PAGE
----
Every intimate detail in the criminal life of Alphonso Caponi is common knowledge in most households. The name conjures up images of early 1900s Chicago, Prohibition, and the St. Valentine’s Day Massacre; or Eliot Ness, tax evasion, and the Untouchables. Some legends are fact, others fiction. Either way, Al Capone had people killed.
While there is no excuse for murdering a dinner guest with a baseball bat, an examination of Capone’s formative years is revealing. Not much is publicized about young Alphonse, how he quit attending a Brooklyn school and joined up with one of the gangs of New York.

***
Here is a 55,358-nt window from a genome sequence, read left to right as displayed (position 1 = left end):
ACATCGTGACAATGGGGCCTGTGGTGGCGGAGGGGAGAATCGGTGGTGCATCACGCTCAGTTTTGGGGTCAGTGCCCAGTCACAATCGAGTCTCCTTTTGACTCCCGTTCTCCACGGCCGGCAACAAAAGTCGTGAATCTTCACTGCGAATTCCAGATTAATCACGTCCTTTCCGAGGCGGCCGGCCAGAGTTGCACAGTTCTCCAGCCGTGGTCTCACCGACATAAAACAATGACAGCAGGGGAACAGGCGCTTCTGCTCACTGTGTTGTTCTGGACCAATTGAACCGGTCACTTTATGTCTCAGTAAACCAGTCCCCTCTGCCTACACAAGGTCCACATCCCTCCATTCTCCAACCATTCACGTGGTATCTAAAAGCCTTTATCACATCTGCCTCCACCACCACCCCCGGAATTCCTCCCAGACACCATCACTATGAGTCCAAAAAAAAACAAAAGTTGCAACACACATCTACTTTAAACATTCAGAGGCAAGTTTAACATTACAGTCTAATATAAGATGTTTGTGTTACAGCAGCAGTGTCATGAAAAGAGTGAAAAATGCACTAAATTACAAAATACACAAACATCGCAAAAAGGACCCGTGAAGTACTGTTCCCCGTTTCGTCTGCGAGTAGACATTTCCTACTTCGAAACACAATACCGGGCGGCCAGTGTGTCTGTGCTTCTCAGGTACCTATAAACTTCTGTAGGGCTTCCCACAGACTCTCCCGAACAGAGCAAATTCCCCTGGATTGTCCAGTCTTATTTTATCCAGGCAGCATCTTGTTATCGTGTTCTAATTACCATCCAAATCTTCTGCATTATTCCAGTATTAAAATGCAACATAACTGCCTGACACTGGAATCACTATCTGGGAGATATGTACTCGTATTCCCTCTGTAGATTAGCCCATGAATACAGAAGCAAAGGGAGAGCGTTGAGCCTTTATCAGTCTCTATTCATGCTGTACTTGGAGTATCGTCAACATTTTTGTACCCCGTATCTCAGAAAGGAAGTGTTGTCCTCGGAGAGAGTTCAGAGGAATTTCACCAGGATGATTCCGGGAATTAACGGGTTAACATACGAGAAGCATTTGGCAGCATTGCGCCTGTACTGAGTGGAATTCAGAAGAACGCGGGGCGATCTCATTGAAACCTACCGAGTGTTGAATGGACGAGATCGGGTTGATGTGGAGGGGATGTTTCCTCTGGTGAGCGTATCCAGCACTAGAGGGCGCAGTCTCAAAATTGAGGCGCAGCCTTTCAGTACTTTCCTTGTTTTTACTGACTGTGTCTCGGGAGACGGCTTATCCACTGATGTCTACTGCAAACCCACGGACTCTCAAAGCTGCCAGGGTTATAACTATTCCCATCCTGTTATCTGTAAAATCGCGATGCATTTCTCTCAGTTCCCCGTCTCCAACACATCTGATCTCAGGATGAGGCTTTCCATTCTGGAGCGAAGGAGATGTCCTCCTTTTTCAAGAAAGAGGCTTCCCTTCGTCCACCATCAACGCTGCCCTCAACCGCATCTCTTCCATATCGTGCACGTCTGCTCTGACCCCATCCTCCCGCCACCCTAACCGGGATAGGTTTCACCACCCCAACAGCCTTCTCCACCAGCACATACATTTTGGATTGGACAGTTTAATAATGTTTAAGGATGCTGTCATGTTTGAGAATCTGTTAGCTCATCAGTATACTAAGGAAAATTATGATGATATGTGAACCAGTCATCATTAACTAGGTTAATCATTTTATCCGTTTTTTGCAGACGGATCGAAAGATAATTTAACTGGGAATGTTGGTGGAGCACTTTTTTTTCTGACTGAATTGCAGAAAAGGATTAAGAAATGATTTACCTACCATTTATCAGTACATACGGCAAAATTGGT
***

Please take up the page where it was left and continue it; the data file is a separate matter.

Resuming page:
The gangs Martin Scorsese portrayed in his movie of the same name were the forerunners and mentors to the ones Alphonse and his brothers joined. Likely, Capone was a descendant member of the original and ruthless Five Points gang, the gang that won elections with the sharp end of a hatchet.
Alphonse Capone, also known as Scarface, wasn’t a unique mob boss. He was a lemming who followed in the footsteps of earlier generations, ‘survival of the fittest’ gangs with names like Dead Rabbits, Bowery Boys, and Plug Uglies.
Would you agree that inhumanity, not Eliot Ness, ended the reign of Al Capone?